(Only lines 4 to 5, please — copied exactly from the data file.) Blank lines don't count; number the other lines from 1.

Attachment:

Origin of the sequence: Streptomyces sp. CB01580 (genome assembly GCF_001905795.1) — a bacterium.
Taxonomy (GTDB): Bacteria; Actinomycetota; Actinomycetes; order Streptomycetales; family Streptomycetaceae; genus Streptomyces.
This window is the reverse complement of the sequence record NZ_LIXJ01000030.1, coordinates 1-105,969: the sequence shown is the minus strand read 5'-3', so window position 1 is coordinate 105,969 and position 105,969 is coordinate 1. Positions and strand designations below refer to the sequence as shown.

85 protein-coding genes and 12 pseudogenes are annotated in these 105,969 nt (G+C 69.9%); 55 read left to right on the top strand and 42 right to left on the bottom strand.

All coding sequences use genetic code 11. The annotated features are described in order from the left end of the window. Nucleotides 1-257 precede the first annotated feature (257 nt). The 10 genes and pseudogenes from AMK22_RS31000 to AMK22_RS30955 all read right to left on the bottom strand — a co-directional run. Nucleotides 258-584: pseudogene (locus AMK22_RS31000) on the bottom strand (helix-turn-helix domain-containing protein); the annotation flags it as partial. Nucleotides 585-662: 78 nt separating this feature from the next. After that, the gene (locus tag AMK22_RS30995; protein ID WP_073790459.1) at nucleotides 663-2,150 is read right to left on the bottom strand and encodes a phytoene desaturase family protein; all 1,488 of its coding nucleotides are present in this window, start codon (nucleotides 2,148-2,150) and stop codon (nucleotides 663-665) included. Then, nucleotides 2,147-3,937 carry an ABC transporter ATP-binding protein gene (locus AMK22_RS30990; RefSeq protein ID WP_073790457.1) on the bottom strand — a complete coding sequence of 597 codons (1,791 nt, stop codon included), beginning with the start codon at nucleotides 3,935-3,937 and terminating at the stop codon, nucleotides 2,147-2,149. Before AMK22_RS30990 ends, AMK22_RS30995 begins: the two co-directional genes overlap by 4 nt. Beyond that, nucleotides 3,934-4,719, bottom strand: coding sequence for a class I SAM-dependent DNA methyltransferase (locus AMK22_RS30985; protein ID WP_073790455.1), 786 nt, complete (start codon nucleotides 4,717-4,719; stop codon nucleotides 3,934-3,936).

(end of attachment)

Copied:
85 protein-coding genes and 12 pseudogenes are annotated in these 105,969 nt (G+C 69.9%); 55 read left to right on the top strand and 42 right to left on the bottom strand.

All coding sequences use genetic code 11. The annotated features are described in order from the left end of the window. Nucleotides 1-257 precede the first annotated feature (257 nt). The 10 genes and pseudogenes from AMK22_RS31000 to AMK22_RS30955 all read right to left on the bottom strand — a co-directional run. Nucleotides 258-584: pseudogene (locus AMK22_RS31000) on the bottom strand (helix-turn-helix domain-containing protein); the annotation flags it as partial. Nucleotides 585-662: 78 nt separating this feature from the next. After that, the gene (locus tag AMK22_RS30995; protein ID WP_073790459.1) at nucleotides 663-2,150 is read right to left on the bottom strand and encodes a phytoene desaturase family protein; all 1,488 of its coding nucleotides are present in this window, start codon (nucleotides 2,148-2,150) and stop codon (nucleotides 663-665) included. Then, nucleotides 2,147-3,937 carry an ABC transporter ATP-binding protein gene (locus AMK22_RS30990; RefSeq protein ID WP_073790457.1) on the bottom strand — a complete coding sequence of 597 codons (1,791 nt, stop codon included), beginning with the start codon at nucleotides 3,935-3,937 and terminating at the stop codon, nucleotides 2,147-2,149. Before AMK22_RS30990 ends, AMK22_RS30995 begins: the two co-directional genes overlap by 4 nt. Beyond that, nucleotides 3,934-4,719, bottom strand: coding sequence for a class I SAM-dependent DNA methyltransferase (locus AMK22_RS30985; protein ID WP_073790455.1), 786 nt, complete (start codon nucleotides 4,717-4,719; stop codon nucleotides 3,934-3,936).